(Author: Sarah J. Maas) + (Year: 2015) + (Goodreads)
Ever wondered what the lovechild of The Hunger Games and Beauty and the Beast would be like? Wonder no more!
Katniss Everdeen is in the woods, hunting for her starving family – her father, Bitch!Prim #1 and Bitch!Prim #2, when she sees a giant wolf. She kills him, only to find out later that he was a fairy and his friends now want her to pay for murdering him. Katniss is forced to leave the district, inhabited by humans, and go as tribute to the one of the career districts, namely the Spring Court. There she is in a constant danger by the bloodthirsty career fairies, but she has the High Lord looking after her, a terrible beast and at the same time, a cursed prince of sorts. Beast takes Katniss under his wing in the war against a terrifying blight which endangers the world of fae and humans alike, while he is also trying to undo his own curse.
Putting my sarcasm aside, I enjoyed A Court of Thorns and Roses. I love both THG and Beauty and the Beast so I didn’t mind this interesting mix between the two(of course there was the usual fae drama as well – courts at war, crazy fairies, you know the drill). Maas’s writing was fast-paced, detailed and deliciously sexy. As a young adult novel, A Court of Thorns and Roses is a lot more grown up than most, the main character Feyre is 19, the High Lord Tamlin is described as a man seemingly in his late twenties(he has understandabky lived a lot longer), and there are many sexual connotations as well as direct sexual statements and, obviously, sex.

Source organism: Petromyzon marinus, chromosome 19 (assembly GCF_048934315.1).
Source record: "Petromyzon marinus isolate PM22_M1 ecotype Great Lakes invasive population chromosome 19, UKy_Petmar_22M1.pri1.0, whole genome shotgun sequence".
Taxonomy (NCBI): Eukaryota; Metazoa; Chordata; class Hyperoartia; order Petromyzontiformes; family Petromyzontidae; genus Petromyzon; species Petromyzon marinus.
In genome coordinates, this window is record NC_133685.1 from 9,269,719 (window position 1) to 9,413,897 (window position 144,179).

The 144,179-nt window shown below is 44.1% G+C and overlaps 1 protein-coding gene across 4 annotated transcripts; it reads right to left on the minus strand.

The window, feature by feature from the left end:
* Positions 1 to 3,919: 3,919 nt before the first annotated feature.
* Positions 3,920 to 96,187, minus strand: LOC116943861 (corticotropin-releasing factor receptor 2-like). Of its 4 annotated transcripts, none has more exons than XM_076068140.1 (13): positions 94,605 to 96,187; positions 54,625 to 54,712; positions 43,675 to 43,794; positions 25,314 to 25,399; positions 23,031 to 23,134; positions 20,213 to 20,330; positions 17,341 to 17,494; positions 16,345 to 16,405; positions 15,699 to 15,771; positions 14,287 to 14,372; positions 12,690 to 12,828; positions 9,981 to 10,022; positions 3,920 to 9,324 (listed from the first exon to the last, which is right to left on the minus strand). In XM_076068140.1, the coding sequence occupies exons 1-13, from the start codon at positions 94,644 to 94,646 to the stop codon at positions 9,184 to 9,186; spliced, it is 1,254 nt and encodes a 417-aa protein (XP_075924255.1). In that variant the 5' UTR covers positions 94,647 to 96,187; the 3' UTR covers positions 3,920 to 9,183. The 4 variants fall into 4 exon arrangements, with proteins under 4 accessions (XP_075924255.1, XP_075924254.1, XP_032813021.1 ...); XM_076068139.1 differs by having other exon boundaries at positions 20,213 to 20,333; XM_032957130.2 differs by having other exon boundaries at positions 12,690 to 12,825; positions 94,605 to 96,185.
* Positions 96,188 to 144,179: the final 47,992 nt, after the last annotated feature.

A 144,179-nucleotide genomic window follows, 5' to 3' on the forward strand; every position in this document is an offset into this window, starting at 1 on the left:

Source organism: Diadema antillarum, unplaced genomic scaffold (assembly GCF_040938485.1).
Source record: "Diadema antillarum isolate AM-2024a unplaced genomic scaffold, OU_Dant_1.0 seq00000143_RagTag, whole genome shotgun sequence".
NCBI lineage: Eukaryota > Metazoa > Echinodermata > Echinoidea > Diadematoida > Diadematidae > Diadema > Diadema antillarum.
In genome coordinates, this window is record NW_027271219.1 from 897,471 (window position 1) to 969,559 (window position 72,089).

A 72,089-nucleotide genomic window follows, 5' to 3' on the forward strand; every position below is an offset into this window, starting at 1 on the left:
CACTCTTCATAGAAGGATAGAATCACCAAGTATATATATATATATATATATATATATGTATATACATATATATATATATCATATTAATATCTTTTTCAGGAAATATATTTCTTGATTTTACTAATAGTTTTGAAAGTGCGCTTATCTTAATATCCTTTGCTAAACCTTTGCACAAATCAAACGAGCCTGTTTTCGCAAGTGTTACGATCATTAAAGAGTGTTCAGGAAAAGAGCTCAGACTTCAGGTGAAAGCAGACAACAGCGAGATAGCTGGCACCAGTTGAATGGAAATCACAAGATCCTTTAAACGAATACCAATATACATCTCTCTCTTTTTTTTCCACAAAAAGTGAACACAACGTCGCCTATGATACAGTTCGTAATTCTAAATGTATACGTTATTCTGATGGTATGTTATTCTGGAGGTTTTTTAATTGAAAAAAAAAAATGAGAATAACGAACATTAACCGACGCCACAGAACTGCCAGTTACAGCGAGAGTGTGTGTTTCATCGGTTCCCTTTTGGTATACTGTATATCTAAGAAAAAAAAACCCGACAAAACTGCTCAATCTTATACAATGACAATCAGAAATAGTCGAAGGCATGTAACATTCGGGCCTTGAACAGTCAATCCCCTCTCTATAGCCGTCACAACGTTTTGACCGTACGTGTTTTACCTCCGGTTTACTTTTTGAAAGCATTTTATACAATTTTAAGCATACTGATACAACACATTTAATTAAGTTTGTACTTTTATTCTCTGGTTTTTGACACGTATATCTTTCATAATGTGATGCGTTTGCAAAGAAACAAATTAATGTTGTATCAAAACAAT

The good thing is that the novel is not vulgar. I really can’t stand this new genre that appeared after 50 Shades of Gray, where sex is the driving force and it’s done as violence, including the novels which are not BDSM.
There were flaws to A Court of Thorns and Roses, of course: it was a bit sugar coated – Tamlin was only ever a beast when he wanted to be one, his most off putting physical characteristic in reality was the fact that he was cursed to wear a mask on his face; there was nowhere nearly enough brutality for a good fairy book; at moments too much was going on; the lovey-dovey scenes between Tamlin and Feyre were sometimes gag-inducing; and most of all – at some point Rhys became a more interesting character than Tamlin. After all, Feyre herself declared that Rhys was the most handsome man she had ever seen, and later he was shown as a much deeper character than Tamlin. (By that point I started getting Ink Exchange deja-vu, especially the whole Night Court story, the tattoo and all of that. Rhys by all means became Irial. Not that I mind.)
Basically, if you don’t mind a little mix of famous stories and a lot more romantic than action scenes, you should be able to like A Court of Thorns and Roses. I enjoyed reading it, as a result of the fact that I wasn’t being overly critical and I didn’t have too high expectations. Do yourself a favor and try approaching it the same way to ensure the maximum pleasure that you can get from this book.